Thursday, May 29, 2008 @ 8:30 pm
The duo of violist Tanya Kalmanovitch and pianist Myra Melford came together by accident. Both were performing separately at the 2003 Guelph International Jazz Festival, but when circumstances prevented Kalmanovitch's quartet performance, the festival's artistic director Ajay Heble suggest a duet with Melford. Never having played together before, they decided to improvise freely, using a few simple frameworks discussed before they went on stage. An inspired concert
resulted from this serendipitous encounter. In early 2005, the Canadian violist and American pianist recorded their debut CD "Heart Mountain" (Perspicacity, 2007).
A convergence of musical interests and a shared commitment to close listening makes this a magically complementary pairing. Both musicians turned to jazz and improvised music after studying Western classical music. Kalmanovitch holds a degree from The Juilliard
School, but was attracted to improvisation since she was a teenager auditing jazz workshops led by Dave Liebman, Dave Holland, Muhal Richard Abrams and others at the Banff Centre for the Arts in her native Alberta. Returning to New York in 2004 after extended stays in Alberta, India and Ireland, she quickly made her mark on the city's improvised music scene, named as "best new talent" that year by All About Jazz - New York.
Melford studied classical music as a child and jazz as an undergraduate, then moved to New York where she established herself as a composer and bandleader with her trio, and bands such as The Same River, Twice; Crush; and The Tent. As a composer, Melford has been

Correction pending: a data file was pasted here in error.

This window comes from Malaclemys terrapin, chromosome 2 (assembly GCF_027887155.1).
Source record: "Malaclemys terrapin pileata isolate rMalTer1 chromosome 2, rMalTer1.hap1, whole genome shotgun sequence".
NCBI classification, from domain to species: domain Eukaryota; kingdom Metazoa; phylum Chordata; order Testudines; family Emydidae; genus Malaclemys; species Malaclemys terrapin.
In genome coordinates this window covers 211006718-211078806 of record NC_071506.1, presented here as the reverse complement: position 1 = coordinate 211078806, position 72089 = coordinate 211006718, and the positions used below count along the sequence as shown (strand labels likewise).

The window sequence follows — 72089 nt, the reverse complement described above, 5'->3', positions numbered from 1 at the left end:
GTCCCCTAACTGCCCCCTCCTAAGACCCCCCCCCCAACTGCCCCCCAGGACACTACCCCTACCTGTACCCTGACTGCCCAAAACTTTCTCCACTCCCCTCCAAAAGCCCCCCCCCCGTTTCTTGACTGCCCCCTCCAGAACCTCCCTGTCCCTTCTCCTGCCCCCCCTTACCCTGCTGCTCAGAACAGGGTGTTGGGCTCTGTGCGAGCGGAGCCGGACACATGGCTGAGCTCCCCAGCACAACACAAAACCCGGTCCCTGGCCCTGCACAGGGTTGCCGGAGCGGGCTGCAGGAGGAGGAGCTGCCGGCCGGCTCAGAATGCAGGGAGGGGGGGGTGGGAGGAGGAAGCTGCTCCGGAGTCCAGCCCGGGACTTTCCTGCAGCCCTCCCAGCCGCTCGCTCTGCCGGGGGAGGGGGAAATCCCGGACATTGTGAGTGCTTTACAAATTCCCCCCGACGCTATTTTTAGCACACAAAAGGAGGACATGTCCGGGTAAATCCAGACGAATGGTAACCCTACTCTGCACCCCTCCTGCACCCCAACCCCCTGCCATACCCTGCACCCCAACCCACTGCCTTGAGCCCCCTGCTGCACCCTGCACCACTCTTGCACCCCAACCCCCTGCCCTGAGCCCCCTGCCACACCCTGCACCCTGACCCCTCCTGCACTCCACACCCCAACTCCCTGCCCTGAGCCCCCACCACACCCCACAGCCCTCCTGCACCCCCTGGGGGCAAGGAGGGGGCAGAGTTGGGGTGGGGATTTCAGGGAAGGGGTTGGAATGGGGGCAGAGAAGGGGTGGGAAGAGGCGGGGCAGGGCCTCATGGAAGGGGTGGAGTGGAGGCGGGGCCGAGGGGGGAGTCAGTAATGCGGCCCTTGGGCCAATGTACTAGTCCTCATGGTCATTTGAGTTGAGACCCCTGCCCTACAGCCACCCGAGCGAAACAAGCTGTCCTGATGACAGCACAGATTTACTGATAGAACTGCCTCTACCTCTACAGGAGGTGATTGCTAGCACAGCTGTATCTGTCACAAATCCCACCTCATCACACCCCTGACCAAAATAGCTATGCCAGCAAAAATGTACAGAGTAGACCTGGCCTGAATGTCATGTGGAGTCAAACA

noted for a "commitment to refreshing, often surprising uses of melody, harmony and ensemble playing." As a bandleader, she's demonstrated a "career-long knack of choosing players who make smaller ensembles sound full and intricate as an orchestra" (Reuben Jackson, NPR).
Kalmanovitch and Melford also share interests in the music of India. Melford studied harmonium in northern India in 2000-01. In 2003- 4, Kalmanovitch studied South India's Karnatic music in Chennai as part of her research for a Ph.D. in ethnomusicology.
Melford and Kalmanovitch draw on their respective backgrounds to create improvised duets with an entirely original vocabulary. Their spontaneous compositions possess formal elegance infused with the urgency of improvisation. Each piece builds from an initial idea, reworked and extended with lyrical economy and intense focus. They perform complex melodic counterpoint in one piece, then explore timbre and texture in the next. They exchange roles effortlessly, moving
seamlessly between leader and accompanist. Theirs is a carefully balanced music, with close attention to dynamics, inflection, and phrasing. It is a multi-faceted conversation between equals that depends on an intimate chemistry, intuitive responses, and conscious manipulation of form.